Pages

Tuesday, July 13, 2010

Recovery: thoughts on Eminem's new album

“...I’ma be what I set out to be, without a doubt undoubtedly
And all those who looked down on me I’m tearin’ down your balcony…”

- Eminem, ‘Not Afraid’ (Recovery 2010)

I am by no stretch of the imagination an expert on rap. But now that I’ve had Eminem’s new album “Recovery” for a few weeks, I think it’s safe to say that I’ve been able to digest the material and form an opinion on the album. Here’s my two cents.

He’s still the same old dude, using language that makes you cringe even when you’re the only one in your car listening. Some of it is seemingly unnecessary, if not all of it, some would argue. He’s not a rapper who produces CD’s you’d want to burn for your Mom or even an “open” Dad who dabbles with Slim Thug from time to time. Avid rap gurus can’t help but shake their heads when they hear some of the crude, insane and often downright disgusting lines that Eminem drops.

Having said that, the album is absolutely brilliant. He has an ability to bend words, inject humor and metaphors, use alliteration to no end, and come up with puns that make you go: “Wait, can you rewind that?” He also gets sentimental and really lays it all out there. There are no secrets with this guy. He talks about his drug addiction, his failed relationships in life, not to mention some of his own work being sub-par, on numerous occasions throughout this album he trashes his last one (Relapse 2009). Even if some, okay – fine, even if many of the words he uses are classified as ‘potty-mouth’, his cleverness, wit and sheer rap talent prevails and trumps any cuss word he might use. It’s not music you dance to, and it’s not music you’d put in your headphones while reading a book. I’d venture to assume that this album is most definitely not for everyone, but for those that truly appreciate genius in this music genre, go get the CD.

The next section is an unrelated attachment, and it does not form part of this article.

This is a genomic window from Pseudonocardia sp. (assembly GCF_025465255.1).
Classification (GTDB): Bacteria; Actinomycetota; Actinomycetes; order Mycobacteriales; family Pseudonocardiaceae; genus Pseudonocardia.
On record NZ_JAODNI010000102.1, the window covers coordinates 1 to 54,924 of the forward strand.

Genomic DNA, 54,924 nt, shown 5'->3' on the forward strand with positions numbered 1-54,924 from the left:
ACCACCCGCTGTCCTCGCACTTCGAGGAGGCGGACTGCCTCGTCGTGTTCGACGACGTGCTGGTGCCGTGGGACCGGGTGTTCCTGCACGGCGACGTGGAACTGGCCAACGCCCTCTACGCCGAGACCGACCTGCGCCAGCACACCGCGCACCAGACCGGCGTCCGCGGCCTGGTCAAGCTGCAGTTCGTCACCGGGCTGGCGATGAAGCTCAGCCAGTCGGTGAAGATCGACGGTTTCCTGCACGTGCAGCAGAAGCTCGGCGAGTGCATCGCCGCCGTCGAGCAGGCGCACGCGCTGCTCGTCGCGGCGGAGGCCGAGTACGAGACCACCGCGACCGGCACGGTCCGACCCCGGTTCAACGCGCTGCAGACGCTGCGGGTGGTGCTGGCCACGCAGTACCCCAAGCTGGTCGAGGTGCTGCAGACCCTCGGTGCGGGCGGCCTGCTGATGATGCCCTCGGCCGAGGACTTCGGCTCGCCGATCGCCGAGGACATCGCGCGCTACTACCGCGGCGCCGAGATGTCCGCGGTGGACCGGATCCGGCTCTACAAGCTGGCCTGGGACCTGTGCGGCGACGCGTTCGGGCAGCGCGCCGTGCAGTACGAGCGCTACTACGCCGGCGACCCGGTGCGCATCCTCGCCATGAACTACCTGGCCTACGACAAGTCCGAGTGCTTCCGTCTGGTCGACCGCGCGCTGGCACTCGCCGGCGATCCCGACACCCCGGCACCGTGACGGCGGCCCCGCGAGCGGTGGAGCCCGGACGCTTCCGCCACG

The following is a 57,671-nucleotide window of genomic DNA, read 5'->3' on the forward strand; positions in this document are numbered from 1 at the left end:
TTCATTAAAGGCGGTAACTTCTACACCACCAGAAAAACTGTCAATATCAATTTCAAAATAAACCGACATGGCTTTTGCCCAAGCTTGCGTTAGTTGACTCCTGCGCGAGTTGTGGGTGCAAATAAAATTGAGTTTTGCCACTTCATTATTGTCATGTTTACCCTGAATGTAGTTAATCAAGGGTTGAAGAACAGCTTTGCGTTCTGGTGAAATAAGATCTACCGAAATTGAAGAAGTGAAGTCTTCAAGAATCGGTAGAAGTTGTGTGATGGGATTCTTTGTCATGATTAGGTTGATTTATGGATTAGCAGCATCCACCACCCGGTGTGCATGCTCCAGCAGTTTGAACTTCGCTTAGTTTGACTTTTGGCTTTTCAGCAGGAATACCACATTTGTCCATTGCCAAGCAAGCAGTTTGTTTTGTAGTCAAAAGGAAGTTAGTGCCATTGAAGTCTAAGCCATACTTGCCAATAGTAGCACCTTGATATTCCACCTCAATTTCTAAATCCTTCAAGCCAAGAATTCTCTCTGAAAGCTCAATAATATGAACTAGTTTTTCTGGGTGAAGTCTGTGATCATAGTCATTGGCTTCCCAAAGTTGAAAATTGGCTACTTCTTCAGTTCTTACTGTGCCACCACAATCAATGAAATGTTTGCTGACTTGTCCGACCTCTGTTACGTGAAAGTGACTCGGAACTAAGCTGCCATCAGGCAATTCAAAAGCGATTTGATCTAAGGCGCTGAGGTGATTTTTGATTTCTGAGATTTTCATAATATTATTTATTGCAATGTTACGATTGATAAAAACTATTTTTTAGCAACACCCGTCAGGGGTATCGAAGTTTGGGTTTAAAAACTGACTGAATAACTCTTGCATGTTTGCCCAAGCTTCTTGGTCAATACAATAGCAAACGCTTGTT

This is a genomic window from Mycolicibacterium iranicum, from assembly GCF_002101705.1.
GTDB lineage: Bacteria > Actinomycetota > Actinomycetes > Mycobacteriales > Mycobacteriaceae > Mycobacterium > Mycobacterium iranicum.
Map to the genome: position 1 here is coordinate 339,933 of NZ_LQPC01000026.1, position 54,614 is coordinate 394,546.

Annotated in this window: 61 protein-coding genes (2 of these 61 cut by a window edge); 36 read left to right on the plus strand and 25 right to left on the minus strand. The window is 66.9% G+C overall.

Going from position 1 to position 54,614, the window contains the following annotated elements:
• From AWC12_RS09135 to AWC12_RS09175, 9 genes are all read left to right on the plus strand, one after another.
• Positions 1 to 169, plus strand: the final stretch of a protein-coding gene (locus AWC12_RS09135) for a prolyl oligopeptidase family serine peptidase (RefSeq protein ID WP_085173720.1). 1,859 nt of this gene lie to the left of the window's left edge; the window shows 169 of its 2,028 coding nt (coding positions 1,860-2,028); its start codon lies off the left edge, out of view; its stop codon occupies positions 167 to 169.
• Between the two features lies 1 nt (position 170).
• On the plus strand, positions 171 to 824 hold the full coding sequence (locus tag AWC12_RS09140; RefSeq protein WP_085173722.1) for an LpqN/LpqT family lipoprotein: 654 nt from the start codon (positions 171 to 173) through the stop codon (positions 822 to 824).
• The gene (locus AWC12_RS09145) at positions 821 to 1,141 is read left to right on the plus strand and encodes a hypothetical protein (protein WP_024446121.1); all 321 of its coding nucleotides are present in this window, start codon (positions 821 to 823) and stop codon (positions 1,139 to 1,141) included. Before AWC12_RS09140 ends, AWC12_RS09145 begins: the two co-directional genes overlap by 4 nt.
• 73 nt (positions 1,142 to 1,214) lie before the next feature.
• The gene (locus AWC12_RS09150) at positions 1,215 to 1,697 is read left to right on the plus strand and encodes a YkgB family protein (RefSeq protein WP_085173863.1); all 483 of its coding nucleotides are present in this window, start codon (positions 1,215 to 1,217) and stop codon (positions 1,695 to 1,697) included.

If you're not sure about getting the entire album, allow me to suggest some individual songs to download:
  • On Fire -- raw free-style, very "Old School Eminem"
  • Not Afraid -- in a sense, a very inspirational song, great lyrics and a good work-out song
  • No Love -- features Lil Wayne, arguably one of the best rappers in the industry
  • Love the Way You Lie -- features Rihanna, currently getting radio play

Monday, July 12, 2010

Soccer Revelation

While watching the 2010 FIFA World Cup yesterday I had a realization about the sport of soccer. Some of you may be thinking: “What, that it’s boring?” – and no, that’s not what I’m going to say. Although I could talk about poor officiating, the need for instant-replay, goal line monitoring, or a need to curb players’ dramatized post-foul nonsense, I’m not. I’m going to talk about something else.

In yesterday’s final match of Netherlands against Spain, there were 28 (NED) + 19 (ESP) fouls committed, for a total of 47. There were also 11 combined yellow cards with one expulsion due to a second caution – aka a ‘red card.’ So after all of that: 47 fouls, 11 yellow cards and one red, over the course of 116 minutes, the score was still only 1-0. What’s my point? Glad you asked.